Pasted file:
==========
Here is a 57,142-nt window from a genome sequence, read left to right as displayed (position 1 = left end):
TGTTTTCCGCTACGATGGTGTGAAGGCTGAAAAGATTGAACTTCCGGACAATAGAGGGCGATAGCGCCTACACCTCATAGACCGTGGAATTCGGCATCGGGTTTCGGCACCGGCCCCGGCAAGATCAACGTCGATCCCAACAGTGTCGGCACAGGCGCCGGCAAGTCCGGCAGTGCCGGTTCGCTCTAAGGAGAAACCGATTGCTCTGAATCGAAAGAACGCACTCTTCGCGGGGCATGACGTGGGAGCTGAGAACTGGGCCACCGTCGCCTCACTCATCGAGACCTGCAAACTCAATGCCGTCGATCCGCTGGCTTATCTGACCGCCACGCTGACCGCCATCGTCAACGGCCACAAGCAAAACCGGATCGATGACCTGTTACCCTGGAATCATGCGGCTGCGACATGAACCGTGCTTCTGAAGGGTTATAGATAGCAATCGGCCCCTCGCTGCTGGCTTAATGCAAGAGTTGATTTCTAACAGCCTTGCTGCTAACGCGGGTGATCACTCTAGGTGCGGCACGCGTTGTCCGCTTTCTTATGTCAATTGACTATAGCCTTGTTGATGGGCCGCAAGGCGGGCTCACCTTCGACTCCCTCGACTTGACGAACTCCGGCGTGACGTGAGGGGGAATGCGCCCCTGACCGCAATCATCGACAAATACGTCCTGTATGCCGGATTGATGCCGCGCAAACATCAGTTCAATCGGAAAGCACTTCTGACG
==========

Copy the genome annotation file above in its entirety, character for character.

Here is a 57,142-nt window from a genome sequence, read left to right as displayed (position 1 = left end):
TGTTTTCCGCTACGATGGTGTGAAGGCTGAAAAGATTGAACTTCCGGACAATAGAGGGCGATAGCGCCTACACCTCATAGACCGTGGAATTCGGCATCGGGTTTCGGCACCGGCCCCGGCAAGATCAACGTCGATCCCAACAGTGTCGGCACAGGCGCCGGCAAGTCCGGCAGTGCCGGTTCGCTCTAAGGAGAAACCGATTGCTCTGAATCGAAAGAACGCACTCTTCGCGGGGCATGACGTGGGAGCTGAGAACTGGGCCACCGTCGCCTCACTCATCGAGACCTGCAAACTCAATGCCGTCGATCCGCTGGCTTATCTGACCGCCACGCTGACCGCCATCGTCAACGGCCACAAGCAAAACCGGATCGATGACCTGTTACCCTGGAATCATGCGGCTGCGACATGAACCGTGCTTCTGAAGGGTTATAGATAGCAATCGGCCCCTCGCTGCTGGCTTAATGCAAGAGTTGATTTCTAACAGCCTTGCTGCTAACGCGGGTGATCACTCTAGGTGCGGCACGCGTTGTCCGCTTTCTTATGTCAATTGACTATAGCCTTGTTGATGGGCCGCAAGGCGGGCTCACCTTCGACTCCCTCGACTTGACGAACTCCGGCGTGACGTGAGGGGGAATGCGCCCCTGACCGCAATCATCGACAAATACGTCCTGTATGCCGGATTGATGCCGCGCAAACATCAGTTCAATCGGAAAGCACTTCTGACG